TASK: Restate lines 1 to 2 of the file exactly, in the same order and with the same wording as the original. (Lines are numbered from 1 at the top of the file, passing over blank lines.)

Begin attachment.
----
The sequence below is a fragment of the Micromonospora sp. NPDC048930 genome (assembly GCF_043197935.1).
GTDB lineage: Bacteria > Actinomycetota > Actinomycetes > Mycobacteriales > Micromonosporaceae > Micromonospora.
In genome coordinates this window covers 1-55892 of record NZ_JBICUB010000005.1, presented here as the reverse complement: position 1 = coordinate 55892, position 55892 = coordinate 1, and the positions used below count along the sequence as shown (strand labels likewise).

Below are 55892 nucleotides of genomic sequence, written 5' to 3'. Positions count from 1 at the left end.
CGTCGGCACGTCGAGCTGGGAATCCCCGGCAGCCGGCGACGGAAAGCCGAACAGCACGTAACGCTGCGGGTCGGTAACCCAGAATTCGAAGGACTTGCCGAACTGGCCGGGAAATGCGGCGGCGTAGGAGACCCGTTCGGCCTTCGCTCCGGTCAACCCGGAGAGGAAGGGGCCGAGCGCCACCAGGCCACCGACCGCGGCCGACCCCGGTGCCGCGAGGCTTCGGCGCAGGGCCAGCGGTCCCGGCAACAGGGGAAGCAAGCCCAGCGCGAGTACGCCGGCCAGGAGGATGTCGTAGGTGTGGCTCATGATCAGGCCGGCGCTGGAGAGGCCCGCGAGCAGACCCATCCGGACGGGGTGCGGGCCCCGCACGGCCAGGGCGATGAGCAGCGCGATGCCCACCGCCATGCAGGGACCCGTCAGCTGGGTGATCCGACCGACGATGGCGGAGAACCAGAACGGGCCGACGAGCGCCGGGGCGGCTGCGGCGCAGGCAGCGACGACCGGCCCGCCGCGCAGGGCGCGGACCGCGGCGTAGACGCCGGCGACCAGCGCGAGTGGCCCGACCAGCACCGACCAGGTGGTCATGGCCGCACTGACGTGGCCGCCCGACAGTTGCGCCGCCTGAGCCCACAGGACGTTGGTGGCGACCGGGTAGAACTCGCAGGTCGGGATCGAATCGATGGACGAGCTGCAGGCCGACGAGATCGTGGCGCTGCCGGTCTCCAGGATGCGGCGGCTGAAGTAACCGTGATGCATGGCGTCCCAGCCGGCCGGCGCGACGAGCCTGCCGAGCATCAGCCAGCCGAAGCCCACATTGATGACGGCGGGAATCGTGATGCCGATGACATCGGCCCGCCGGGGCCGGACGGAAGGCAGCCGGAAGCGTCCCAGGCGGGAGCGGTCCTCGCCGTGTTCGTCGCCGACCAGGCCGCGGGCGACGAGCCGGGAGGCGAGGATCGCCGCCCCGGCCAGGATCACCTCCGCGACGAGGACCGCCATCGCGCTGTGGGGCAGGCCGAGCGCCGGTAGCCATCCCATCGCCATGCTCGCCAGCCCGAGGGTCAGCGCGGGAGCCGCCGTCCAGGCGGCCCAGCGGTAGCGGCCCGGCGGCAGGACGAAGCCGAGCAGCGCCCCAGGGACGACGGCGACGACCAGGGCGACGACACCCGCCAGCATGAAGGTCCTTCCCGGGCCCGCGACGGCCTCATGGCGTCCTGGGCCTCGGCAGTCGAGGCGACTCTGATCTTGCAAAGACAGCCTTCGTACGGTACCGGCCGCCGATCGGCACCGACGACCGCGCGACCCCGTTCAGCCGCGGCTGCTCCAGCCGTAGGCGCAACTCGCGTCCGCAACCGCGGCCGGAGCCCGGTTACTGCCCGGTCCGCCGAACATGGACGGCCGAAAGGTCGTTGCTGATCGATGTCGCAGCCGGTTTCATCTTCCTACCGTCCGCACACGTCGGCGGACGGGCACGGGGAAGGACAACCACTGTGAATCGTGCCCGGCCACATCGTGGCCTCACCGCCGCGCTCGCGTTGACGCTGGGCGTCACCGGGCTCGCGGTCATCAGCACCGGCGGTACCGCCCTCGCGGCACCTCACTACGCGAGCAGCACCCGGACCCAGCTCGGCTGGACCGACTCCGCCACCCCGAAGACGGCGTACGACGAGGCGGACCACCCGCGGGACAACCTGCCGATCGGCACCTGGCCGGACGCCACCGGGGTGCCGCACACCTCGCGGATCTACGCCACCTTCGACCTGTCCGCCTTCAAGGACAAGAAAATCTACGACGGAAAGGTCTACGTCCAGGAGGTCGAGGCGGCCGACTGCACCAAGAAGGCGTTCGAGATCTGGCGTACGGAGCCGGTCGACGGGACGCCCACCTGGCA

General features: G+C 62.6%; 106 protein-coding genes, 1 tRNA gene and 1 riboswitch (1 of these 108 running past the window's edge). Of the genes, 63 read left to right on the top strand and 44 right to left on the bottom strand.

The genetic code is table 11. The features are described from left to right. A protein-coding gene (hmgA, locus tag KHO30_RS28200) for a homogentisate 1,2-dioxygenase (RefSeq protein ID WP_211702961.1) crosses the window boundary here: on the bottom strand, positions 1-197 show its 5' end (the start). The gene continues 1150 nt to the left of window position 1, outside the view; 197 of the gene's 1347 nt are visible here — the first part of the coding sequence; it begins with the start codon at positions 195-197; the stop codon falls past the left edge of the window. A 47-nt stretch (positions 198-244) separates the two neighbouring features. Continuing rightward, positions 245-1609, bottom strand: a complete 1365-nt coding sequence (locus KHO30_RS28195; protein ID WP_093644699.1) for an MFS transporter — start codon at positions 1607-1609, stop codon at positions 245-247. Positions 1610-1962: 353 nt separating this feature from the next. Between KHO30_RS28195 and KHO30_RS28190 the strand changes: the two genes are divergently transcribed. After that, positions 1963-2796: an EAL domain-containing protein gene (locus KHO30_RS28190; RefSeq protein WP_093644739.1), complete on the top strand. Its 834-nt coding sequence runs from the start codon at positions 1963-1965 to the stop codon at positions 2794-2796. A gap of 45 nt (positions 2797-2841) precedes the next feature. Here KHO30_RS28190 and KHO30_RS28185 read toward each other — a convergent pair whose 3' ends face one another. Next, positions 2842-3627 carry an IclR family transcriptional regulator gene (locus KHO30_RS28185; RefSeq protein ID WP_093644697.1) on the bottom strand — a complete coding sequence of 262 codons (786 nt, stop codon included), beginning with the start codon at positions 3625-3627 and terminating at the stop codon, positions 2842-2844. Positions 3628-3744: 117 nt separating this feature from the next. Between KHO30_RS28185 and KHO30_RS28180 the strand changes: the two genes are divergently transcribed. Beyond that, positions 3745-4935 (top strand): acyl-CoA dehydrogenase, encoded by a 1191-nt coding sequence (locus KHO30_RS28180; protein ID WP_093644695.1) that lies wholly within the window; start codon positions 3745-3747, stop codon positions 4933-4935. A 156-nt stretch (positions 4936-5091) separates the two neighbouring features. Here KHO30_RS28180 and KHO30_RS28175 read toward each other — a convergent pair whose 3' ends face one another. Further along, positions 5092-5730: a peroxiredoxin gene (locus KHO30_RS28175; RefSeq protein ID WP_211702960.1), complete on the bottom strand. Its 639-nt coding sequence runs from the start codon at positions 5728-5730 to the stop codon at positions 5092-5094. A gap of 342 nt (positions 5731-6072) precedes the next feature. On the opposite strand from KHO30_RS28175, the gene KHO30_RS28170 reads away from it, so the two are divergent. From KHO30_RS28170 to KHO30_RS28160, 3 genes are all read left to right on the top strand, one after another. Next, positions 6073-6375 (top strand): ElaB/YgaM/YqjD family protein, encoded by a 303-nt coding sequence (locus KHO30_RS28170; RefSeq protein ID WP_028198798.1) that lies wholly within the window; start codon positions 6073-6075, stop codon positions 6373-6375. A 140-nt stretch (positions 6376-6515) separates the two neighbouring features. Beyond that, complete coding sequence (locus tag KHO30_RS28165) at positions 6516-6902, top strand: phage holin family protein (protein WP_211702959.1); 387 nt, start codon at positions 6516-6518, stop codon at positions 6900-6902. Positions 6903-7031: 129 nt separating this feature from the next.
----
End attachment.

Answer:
The sequence below is a fragment of the Micromonospora sp. NPDC048930 genome (assembly GCF_043197935.1).
GTDB lineage: Bacteria > Actinomycetota > Actinomycetes > Mycobacteriales > Micromonosporaceae > Micromonospora.